Thus, the concept of this invention is to provide sufficient frictional force between select knuckles of the hinge plates, that holds the door into a set position, and fixes it at that location, but yet can be moved through manual force to other settings, as desired.
This invention relates to multiple configurations of hinge components and devices that restrain a door or similar hinged swinging appliance from an autonomously swinging away from an initially set fully or partially open position, in which it has been placed. The desired result is to accomplish that objective by means of easily installed and unique, adjunct hinge components. No modification is required to the door, the jams or the door frame, for installation of this operative hinge.
This is related primarily to various means for causing the door or other hinge, or swinging object to remain in the last partially open position to which it was placed. In its primary implementation, the invention consists of multiple ways of applying friction to the hinge or hinges of a swinging object, such as a door, in such a manner as to inhibit or prevent undesired swinging, but simultaneously to allow the object door to be positioned infinitely and easily to any desired point between fully opened and fully closed by application of a small, easily applied rotational force.
There are two fundamental means, linear friction and radial friction, by which this invention creates the optimal amount of hinge friction and resistance to swinging. A third method consists of a combination of the two fundamental methods and may be employed if a greater amount of stabilizing friction is required, as with heavier swinging objects, or if other destabilizing actions are present.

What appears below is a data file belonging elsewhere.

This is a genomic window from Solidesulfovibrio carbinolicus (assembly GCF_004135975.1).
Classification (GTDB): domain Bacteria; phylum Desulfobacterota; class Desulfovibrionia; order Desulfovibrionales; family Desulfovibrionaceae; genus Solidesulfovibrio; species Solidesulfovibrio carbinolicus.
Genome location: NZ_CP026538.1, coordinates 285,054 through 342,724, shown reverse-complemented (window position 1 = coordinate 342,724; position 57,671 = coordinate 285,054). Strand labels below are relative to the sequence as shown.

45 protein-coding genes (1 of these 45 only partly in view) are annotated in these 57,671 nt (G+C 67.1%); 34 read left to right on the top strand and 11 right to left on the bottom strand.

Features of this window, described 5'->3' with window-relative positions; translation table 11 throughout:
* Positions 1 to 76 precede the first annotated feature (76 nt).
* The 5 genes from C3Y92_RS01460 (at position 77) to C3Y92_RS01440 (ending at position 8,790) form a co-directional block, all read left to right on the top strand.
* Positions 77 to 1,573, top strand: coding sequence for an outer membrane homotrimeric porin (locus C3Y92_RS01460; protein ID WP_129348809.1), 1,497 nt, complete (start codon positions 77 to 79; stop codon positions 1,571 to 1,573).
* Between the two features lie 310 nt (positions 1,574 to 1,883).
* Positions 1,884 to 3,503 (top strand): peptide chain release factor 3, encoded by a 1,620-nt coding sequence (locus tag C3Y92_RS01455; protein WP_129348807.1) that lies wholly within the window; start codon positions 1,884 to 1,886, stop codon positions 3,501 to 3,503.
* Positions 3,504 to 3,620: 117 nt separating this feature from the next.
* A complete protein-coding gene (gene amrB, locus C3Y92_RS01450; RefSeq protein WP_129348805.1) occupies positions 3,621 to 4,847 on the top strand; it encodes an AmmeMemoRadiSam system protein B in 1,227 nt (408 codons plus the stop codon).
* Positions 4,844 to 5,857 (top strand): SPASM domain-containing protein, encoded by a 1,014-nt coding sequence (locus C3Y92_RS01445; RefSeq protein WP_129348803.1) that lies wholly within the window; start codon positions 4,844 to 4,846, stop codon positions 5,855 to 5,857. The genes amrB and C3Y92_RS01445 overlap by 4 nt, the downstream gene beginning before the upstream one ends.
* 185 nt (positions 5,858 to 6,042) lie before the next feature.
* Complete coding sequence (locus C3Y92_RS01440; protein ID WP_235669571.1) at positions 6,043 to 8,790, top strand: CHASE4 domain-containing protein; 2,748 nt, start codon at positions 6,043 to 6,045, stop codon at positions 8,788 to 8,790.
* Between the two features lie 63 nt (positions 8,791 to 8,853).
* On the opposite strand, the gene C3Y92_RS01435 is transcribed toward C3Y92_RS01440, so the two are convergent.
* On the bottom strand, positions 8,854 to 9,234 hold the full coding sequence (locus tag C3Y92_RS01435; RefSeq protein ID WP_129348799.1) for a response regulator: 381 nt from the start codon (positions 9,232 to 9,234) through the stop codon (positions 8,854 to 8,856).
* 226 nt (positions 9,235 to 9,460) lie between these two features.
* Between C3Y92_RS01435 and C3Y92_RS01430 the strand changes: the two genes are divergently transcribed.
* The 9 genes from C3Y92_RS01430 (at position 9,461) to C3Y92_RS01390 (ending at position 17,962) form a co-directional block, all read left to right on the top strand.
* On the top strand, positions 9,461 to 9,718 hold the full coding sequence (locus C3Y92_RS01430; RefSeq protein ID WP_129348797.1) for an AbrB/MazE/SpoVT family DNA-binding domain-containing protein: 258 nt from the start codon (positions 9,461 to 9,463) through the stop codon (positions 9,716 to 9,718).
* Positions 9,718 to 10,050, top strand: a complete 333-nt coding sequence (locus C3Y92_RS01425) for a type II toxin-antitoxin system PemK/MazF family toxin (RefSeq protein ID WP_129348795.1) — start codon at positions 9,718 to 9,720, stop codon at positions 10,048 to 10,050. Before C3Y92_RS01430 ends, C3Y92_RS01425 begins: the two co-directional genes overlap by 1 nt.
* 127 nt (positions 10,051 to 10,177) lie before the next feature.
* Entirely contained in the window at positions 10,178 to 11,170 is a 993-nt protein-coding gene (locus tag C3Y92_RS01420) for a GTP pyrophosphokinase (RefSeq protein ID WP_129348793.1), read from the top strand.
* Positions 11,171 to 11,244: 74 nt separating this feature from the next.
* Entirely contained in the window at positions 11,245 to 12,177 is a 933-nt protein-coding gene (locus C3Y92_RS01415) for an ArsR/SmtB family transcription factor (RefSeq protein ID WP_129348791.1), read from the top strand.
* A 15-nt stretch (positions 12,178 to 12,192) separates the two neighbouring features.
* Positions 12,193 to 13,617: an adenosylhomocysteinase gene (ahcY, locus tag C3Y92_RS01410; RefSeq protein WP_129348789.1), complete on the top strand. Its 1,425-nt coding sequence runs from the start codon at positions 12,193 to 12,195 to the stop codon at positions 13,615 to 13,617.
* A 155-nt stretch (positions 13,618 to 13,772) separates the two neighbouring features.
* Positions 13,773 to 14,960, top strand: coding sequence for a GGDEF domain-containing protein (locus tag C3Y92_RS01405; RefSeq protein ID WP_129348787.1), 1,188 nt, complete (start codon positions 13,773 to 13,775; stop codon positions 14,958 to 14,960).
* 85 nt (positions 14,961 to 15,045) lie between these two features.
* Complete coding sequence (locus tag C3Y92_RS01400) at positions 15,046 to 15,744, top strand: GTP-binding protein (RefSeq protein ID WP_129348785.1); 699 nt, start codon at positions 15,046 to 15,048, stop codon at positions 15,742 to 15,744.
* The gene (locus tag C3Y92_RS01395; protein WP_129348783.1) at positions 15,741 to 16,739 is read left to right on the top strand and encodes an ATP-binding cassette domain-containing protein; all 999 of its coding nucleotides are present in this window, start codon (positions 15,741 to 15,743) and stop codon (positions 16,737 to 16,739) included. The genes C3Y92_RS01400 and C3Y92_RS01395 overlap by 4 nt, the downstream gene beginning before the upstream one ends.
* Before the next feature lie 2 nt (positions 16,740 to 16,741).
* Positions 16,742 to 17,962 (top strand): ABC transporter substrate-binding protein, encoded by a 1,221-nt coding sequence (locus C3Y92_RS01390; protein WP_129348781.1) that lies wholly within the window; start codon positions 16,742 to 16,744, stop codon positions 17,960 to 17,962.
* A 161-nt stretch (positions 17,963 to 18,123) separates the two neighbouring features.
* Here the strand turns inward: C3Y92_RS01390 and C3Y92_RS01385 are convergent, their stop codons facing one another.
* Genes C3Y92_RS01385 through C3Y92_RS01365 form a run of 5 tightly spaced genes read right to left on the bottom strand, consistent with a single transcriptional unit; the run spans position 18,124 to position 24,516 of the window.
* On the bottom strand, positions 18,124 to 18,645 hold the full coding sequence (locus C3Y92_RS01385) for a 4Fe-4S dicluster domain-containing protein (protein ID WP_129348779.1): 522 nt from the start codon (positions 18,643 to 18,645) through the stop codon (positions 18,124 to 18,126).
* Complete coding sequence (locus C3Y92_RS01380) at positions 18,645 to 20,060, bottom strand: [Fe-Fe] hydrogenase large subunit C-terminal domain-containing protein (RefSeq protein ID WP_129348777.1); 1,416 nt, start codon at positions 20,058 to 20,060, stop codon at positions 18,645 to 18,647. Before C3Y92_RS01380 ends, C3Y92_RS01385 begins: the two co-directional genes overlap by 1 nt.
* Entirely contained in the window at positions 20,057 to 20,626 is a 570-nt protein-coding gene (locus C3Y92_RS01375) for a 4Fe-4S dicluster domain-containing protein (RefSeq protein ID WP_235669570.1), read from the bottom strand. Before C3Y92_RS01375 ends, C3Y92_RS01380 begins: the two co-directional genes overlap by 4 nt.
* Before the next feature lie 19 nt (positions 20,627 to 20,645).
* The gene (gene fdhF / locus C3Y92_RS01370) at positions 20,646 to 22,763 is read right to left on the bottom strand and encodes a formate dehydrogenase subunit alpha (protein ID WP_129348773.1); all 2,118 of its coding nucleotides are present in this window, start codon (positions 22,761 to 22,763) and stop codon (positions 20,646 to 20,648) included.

In one embodiment, spring pressure is applied to the pin of the hinge, thereby forcing the knuckles of the hinge into closer contact, for generation of friction, to thereby hold the door in position, once it is fully or partially opened.
A second structure, and method for achieving the results of this invention, includes the use of a frictional pin, which is spring bias of integral structure, which when slid through the hinge knuckles, will hold the hinge components at their adjusted position, and the door or other closure object to which the hinge is attached, so as to prevent further opening, or closing, of the structure once it has been adjusted.
Other variations upon these types of frictional generating pressures for holding the hinge components at select positions are considered within the linear friction and radial friction concepts that compose the subject matter of this invention.
It is, therefore, the principal object of this invention to provide a hinge structure that can maintain a door at a partially or fully opened condition, at the desire of the occupant.
Another object of this invention is to utilize linear generated friction upon the hinge components to adjust and hold a door at a select opened position.
Another object of this invention is to utilize radial friction, through the structure of the hinge pin, to hold a door or other structure at an adjusted position.
A further object of this invention is to provide a modified pin assembly for a door hinge that holds the door in a desired position, from fully closed to fully open, and anywhere in between, and thus dampens the swing of the door in either direction, and controls the door swing inertia.
A further object of this invention is to replace the standard pin of one hinge of a hinged swinging object with a uniquely designed pin assembly.
Yet another object of this invention is to provide a unique pin assembly for controlling autonomous door movement, whereby it may be set at installation, and require no further adjustment.
Still another object of this invention is to provide a custom pin for a standard hinge, and which functions to control movement of the door away from any position to which it has been placed.